The Tufts sailing team once again encountered shifty winds over the weekend, as its sailors participated in their last regattas before qualifiers. The Jumbos competed in four different regattas: the Owen/Mosbacher/Knapp Trophy at Kings Point, N.Y., the President’s Trophy hosted by Boston University, the Thompson Trophy at Conn. College and Northeastern’s Oberg Trophy.
Tufts struggled in difficult conditions at the Owen/Mosbacher/Knapp Trophies, recording a score of 295 between the A and B divisions for 13th place. Yale won the event with 155 total points (83–72). In the A division, Tufts junior skipper Samuel Shea and first-year crew Juliana Testa finished 14th overall, with fourth-place results in the third and 11th races. In the B division, first-year Austen Freda skippered with sophomore crew Duke Saunders, as the duo secured 12th place.
The Thompson Trophy in New London, Conn. was a productive regatta, which helped the Jumbos’ transition from team-racing mode to fleet racing. Junior Florian Eenkema Van Dijk said the event attracts strong competition for the first major fleet-racing regatta of the season and gives teams the opportunity to get up to speed with the new style. Tufts coach Ken Legler was not too concerned with his team’s 15th-place finish (out of 18 teams) at Conn. College because he approached the regatta with the intent of giving sailors experience in different positions. Through a total of 12 races in divisions A, B and C, the Jumbos scored 156–122–116 for a final tally of 394. Harvard took first place with a total of 190 points.
Junior skipper Jack Bitney, senior crew and co-captain Lara Dienemann and junior crew Ian Morgan struggled early in the regatta but recovered to record a runner-up finish in the final B division race. Meanwhile, aside from a speedy second-place result in the first race, the Tufts A boat — consisting of junior skipper and co-captain Cam Holley, Morgan, first-year skipper/crew Bram Brakman and Dienemann — posted an inconsistent showing, ultimately finishing 17th.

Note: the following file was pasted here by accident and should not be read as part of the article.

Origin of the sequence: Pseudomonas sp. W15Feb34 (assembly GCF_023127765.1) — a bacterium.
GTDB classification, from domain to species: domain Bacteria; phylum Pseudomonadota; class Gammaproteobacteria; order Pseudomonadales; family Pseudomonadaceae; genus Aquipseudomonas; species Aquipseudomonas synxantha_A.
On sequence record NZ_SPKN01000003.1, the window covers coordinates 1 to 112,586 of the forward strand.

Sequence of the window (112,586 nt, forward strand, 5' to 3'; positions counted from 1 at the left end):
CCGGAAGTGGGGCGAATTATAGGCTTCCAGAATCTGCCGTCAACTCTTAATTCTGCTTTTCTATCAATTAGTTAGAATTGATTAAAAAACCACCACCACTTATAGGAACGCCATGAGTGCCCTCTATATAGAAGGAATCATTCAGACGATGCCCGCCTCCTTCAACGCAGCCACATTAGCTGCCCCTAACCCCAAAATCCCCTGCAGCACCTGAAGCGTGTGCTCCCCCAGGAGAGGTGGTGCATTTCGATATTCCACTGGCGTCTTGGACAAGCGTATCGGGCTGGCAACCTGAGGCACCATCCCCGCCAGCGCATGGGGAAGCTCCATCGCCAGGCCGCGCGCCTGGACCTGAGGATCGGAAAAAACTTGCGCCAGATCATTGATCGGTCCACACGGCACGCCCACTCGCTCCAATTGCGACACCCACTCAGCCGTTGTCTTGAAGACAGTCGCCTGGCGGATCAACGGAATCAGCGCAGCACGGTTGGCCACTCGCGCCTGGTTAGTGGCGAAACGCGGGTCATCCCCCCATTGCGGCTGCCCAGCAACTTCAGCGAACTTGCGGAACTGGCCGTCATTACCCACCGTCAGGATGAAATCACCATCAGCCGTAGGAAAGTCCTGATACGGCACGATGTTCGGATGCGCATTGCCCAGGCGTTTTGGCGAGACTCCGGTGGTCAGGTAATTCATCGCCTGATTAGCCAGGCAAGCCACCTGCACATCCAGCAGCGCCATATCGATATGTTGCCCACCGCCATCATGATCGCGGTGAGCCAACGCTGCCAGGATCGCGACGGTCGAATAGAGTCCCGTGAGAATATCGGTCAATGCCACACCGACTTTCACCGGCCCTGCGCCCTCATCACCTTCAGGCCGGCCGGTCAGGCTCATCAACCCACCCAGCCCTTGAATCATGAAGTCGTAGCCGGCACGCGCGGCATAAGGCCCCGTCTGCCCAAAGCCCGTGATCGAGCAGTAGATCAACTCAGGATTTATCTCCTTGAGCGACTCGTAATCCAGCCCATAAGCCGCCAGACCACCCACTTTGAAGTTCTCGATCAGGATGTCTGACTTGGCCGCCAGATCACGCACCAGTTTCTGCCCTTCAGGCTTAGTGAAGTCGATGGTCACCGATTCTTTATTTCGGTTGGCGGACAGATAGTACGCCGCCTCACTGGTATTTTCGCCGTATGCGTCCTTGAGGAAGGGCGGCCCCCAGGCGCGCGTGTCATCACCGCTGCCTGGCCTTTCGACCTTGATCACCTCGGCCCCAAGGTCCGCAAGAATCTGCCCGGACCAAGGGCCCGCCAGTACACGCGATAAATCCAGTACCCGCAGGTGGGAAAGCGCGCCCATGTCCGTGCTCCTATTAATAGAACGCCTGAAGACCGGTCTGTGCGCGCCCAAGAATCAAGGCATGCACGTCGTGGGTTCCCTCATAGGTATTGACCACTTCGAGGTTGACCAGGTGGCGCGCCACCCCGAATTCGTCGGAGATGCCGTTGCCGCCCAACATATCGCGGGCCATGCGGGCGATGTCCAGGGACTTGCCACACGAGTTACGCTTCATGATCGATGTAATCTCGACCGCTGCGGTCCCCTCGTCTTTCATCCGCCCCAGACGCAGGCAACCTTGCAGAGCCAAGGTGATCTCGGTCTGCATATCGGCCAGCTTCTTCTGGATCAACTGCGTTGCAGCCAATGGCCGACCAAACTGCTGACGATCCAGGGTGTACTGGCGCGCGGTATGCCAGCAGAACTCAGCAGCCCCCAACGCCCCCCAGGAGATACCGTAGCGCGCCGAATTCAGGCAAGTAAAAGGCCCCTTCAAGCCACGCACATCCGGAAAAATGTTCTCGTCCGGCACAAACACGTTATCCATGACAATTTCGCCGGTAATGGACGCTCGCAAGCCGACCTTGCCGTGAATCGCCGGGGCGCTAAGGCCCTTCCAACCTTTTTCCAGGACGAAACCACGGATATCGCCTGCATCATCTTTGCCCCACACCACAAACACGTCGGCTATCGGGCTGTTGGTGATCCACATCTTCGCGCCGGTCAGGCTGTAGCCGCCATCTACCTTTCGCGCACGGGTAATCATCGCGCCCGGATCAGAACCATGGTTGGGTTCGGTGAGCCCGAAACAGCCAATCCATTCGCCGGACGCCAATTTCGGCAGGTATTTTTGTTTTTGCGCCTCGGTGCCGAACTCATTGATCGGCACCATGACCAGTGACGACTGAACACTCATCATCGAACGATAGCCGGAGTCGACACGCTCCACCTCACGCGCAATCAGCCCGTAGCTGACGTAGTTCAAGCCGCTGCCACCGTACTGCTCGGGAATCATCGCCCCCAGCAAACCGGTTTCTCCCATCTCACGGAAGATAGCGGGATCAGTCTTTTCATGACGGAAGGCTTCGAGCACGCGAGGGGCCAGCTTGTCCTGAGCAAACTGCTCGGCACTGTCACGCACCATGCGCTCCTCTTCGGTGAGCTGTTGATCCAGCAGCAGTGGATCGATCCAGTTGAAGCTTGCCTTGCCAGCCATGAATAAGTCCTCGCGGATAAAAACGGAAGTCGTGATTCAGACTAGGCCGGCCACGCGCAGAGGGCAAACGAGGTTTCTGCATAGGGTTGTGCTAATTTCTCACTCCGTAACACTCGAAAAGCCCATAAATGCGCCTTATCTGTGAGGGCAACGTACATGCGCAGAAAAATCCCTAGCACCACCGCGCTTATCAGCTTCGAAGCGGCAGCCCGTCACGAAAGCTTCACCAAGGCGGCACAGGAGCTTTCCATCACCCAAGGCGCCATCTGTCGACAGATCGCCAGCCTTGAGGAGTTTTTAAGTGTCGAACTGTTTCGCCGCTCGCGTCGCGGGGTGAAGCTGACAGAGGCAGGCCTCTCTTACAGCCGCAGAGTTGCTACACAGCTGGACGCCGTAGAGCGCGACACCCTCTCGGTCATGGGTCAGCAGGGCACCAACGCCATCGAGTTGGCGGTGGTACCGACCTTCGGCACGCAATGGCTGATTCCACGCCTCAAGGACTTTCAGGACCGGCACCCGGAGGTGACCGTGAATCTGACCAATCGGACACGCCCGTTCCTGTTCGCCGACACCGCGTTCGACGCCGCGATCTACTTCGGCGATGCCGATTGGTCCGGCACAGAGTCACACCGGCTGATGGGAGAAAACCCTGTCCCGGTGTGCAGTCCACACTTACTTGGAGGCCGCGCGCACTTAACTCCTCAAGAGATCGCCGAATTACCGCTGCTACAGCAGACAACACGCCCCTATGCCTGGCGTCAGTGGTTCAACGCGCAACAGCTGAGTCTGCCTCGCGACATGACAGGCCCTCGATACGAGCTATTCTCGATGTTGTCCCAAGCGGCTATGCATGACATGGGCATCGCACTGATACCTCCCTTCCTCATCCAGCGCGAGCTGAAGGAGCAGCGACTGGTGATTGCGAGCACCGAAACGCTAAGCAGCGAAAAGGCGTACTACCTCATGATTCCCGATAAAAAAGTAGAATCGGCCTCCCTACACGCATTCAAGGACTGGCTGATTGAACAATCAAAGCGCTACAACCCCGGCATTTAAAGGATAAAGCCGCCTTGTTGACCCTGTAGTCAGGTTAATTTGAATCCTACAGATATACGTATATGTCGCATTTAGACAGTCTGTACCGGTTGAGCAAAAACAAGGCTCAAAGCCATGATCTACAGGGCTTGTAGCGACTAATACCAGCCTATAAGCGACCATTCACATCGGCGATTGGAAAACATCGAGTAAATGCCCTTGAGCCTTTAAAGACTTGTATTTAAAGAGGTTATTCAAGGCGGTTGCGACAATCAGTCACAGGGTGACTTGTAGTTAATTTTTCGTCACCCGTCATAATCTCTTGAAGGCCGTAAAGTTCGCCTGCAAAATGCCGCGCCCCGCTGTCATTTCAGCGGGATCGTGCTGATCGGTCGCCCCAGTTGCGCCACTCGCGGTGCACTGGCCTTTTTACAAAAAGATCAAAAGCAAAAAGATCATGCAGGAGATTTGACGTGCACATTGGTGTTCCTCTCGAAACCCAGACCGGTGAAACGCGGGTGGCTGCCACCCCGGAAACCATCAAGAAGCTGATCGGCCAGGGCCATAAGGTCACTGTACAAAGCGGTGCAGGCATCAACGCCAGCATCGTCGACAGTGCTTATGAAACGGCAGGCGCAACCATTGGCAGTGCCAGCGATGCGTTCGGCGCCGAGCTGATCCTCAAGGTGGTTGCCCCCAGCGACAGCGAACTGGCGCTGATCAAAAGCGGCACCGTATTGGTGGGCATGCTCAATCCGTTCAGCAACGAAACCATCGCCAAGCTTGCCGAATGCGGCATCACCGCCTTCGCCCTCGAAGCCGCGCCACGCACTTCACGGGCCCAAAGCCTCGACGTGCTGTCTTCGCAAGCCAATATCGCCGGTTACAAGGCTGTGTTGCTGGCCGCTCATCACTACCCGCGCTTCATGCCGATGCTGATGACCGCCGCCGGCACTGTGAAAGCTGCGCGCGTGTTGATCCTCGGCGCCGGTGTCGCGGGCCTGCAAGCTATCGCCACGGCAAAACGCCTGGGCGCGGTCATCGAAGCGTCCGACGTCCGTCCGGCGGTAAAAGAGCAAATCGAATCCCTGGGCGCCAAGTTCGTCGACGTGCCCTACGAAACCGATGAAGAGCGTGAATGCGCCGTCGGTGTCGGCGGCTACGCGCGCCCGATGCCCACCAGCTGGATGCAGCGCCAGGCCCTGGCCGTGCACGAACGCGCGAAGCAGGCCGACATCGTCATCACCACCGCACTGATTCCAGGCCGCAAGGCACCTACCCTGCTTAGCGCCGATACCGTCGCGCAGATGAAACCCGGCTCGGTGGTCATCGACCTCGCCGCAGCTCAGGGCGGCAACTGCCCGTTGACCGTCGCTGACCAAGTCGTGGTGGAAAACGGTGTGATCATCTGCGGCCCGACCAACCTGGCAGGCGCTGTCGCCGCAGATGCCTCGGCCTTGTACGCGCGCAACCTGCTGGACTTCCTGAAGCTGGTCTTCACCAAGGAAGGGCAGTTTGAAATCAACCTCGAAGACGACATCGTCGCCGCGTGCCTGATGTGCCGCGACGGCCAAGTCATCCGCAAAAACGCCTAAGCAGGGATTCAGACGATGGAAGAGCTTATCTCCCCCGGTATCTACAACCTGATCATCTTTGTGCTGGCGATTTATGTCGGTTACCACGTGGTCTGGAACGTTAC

The Jumbos encountered harsh conditions in Boston in their other two regattas over the weekend. Saturday brought winds upwards of 10 knots on the Charles River, and Sunday was cold and rainy, creating unpleasant sailing conditions. As a result, both the Oberg and President’s Trophies cancelled the second day of competition.
At the President’s Trophy, Tufts’ women’s team also struggled with consistency, taking ninth place with an overall score of 94 points. The Jumbos’ top boat finished toward the back of the pack in the opening races but recovered to complete the day with its best foot forward.
“We had [sophomores] Charlotte Lenz and Elena Gonick sailing together, which wasn’t great because Elena is normally a skipper, not a crew,” Legler said. “They were kind of awkward in the boat together until the last race, which they won. They rounded the first mark in first place and they held that first all the way around.”
Reflecting on the regatta, Gonick mentioned that since she and Lenz both typically skipper, it was fun to sail with her teammate instead of against her. According to Gonick, the duo got off to a great start in the last race, got locked in, played the wind shifts well and hiked as hard as they possibly could for the final stretch of the race.